If you are looking for training programs for catchers then you will find a lot of options on the web. In this article, I will give you the top 10 list so you can get the most benefits out of your hard work. The keywords here being “focused, hard work.”
The ideal training or workouts for a catcher is going to cover a broad spectrum of player development. The focus will not just be on “arm strength” or “feet work” but all aspects of the makeup of an elite catcher. To truly understand the makeup of an elite catcher we first need to know the demands of a catcher and then how an elite catcher meets these demands. All of this will be covered here in this article along with the Top 10 Training Programs for Catchers.
At the end of this article, you will not only have a good understanding of the elite catcher but what it takes to develop one or become one. You will also learn about the best program when it comes to incorporating the training from the top 10 training programs for the catcher into your work ethic.
The Makeup of the Elite Catcher
This is a challenging topic because everyone has there perspective of what makes an elite catcher. I will not try to go off of my opinion but more my research of the science behind high-performance catchers.
Here is a study called, Body Type and Performance of Elite Cuban Baseball Players, which defined some elite anthropometric values for Cuban catchers:
Outfielders and catchers had the lowest bone mass value, while catchers had the highest mean fat mass value, followed by outfielders…
Tukey’s post hoc test revealed that catchers were significantly more endomorphic than infielders and outfielders, catchers and infielders were significantly more mesomorphic than pitchers, and infielders and pitchers were significantly more ectomorphic than catchers and outfielders…
Mean muscle mass values between these two positions were not significantly different, although the mean value for catchers was higher. Other authors have found that catchers are tall with large musculoskeletal development. (1)
Not that it is easy to influence these anthropometric values of the elite catcher but it shows you the body types of the elite catchers. Now for the metrics that you have more influence over. Here is another study called, Assessing Running Speed and Body Composition in Professional Baseball Players. This study lists not only the anthropometrics of professional catchers with comparison to other positions but also 60 yard dash times which gives us an understanding of how fast these elite catchers are.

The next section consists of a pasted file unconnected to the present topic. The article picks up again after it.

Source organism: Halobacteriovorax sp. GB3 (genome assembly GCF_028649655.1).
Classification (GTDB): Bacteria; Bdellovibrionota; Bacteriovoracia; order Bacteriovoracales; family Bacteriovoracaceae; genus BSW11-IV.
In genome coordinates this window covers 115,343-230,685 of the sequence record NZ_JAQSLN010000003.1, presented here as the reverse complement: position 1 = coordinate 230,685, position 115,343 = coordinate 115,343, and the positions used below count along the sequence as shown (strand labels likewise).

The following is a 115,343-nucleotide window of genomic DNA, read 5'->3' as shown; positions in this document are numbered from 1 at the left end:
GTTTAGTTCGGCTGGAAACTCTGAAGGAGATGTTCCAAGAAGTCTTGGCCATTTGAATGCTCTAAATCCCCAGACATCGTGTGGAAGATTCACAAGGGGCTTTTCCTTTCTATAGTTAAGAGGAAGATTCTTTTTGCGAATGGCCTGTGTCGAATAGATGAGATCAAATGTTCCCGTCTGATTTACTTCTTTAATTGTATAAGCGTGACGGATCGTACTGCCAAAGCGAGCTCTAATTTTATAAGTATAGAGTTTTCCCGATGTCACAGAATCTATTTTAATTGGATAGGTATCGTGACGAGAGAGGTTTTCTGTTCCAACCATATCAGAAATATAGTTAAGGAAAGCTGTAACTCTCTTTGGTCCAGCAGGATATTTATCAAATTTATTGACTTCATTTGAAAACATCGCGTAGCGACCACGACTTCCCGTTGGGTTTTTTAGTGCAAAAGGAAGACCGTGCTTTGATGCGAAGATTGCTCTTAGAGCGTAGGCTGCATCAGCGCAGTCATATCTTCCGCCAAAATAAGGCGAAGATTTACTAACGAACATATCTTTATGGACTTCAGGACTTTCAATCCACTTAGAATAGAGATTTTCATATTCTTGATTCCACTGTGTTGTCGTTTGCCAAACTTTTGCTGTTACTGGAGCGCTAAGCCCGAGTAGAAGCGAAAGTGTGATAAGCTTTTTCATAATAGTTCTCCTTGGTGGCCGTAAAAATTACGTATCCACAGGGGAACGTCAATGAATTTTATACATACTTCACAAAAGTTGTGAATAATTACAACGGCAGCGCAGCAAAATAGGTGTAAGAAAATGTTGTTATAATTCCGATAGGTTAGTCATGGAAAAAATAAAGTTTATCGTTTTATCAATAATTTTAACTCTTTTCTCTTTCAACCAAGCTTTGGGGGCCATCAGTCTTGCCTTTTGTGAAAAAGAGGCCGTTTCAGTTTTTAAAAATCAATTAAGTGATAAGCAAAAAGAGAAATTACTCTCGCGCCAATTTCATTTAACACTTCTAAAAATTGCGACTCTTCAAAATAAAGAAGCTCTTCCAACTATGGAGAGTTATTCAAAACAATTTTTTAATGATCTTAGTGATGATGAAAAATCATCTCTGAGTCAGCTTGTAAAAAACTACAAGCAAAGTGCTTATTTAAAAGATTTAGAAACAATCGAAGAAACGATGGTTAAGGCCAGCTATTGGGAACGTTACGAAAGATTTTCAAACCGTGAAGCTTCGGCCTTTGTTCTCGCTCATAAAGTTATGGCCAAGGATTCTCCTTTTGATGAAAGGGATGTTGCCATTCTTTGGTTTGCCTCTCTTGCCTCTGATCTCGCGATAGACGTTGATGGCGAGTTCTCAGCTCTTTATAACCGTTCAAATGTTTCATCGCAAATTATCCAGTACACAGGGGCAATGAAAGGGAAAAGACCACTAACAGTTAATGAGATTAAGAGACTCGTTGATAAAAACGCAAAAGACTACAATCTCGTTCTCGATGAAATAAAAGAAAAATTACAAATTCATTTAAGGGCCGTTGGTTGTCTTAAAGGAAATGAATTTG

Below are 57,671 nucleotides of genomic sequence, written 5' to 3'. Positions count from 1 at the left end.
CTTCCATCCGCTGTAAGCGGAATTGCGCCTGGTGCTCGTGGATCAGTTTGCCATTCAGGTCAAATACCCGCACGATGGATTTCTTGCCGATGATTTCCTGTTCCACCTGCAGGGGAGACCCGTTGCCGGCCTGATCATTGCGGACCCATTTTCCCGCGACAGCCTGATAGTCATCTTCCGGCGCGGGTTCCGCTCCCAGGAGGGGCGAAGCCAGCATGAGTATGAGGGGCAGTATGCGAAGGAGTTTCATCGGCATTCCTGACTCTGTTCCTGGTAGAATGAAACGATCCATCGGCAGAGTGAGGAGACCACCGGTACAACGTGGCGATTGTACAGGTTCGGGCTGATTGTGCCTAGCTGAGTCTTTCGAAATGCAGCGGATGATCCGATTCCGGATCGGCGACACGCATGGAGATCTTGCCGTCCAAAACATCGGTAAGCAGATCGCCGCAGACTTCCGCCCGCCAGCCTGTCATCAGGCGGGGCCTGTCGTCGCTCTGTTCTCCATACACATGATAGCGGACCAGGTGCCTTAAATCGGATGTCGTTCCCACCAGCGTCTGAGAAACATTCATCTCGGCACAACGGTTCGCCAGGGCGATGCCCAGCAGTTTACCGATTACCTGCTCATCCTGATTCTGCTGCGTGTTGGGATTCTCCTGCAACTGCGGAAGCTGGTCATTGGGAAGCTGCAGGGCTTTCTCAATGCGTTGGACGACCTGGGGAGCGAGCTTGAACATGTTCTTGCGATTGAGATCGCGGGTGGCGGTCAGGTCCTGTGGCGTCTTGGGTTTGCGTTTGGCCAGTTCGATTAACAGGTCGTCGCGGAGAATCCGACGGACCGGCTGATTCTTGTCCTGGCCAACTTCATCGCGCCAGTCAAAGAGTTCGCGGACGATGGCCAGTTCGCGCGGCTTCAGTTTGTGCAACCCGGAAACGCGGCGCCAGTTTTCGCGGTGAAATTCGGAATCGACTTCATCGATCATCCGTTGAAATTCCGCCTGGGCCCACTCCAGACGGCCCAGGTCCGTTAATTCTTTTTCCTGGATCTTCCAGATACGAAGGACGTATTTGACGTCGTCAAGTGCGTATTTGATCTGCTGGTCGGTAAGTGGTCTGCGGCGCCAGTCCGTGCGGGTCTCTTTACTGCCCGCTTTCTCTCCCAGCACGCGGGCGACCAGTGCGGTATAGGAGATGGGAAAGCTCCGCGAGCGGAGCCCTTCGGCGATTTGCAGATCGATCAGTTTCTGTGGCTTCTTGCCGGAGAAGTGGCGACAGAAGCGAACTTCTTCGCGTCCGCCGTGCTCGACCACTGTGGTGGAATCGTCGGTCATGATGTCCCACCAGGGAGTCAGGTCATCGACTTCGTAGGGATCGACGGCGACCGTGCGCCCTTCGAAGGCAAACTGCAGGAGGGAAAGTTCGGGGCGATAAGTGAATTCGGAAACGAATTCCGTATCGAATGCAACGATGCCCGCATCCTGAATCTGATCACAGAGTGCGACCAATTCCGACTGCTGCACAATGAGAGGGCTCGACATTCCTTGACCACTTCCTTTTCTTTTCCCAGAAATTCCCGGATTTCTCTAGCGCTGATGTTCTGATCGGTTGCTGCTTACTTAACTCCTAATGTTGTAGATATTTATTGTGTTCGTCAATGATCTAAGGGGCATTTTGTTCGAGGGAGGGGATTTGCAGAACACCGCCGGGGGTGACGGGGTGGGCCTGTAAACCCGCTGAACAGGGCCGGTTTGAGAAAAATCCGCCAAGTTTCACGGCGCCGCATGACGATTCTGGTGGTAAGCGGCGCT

Time (1) = time sec over first 30 yards.
Time (2) = time sec over second 30 yards.
Time (3) = total time over 60 yards
Pretty impressive to see a man who is just under 6 feet tall and weighing around 200 lbs can run almost a 7 second 60 yard dash.
If typically professional baseball players perform at a higher level that amateur baseball players it is impressive to see pop times around 1.8 seconds and arm velocities in the low 80’s at the amateur level. We could definitely expect those measurements or better in Major League Baseball.
In summary, I will put together for you here the complete list of the metrics that define the elite catcher as taken from this research.
Elite Catcher Profile
- Weight (lbs) = 199
- Height (inches) = 70.5
- SLG = .424
- Body Fat = 9-13%
- Muscle Mass (lbs) = 99
- 60 Yard Sprint = 7 sec
- Pop Time = 1.8 sec
- Throwing Velocity = Low 80’s mph
Top Ten Training Programs for Catchers
Now that we have the elite catcher profile we can now go over what it takes to develop one on the same level. Here are the top ten training programs for catchers to develop the elite catcher profile.
- Olympic Training – This is explosive resistance weight training for developing the power that drives the better 60 yard sprint, pop time, throwing velocity, slugging percentage and even lean muscle mass. Studies show Olympic-style lifts and their derivatives (e.g., power clean, snatch) are also considered the best training exercises to maximize muscular power and dynamic athletic performance because they are multijoint exercises, they do not have the problem of deceleration phase, and they produce some of the highest average human power outputs of all the resistance-training exercises performance (3). It is ideal for catchers to perform clean pulls, snatch pulls and power cleans to maximize power in the low squat positions.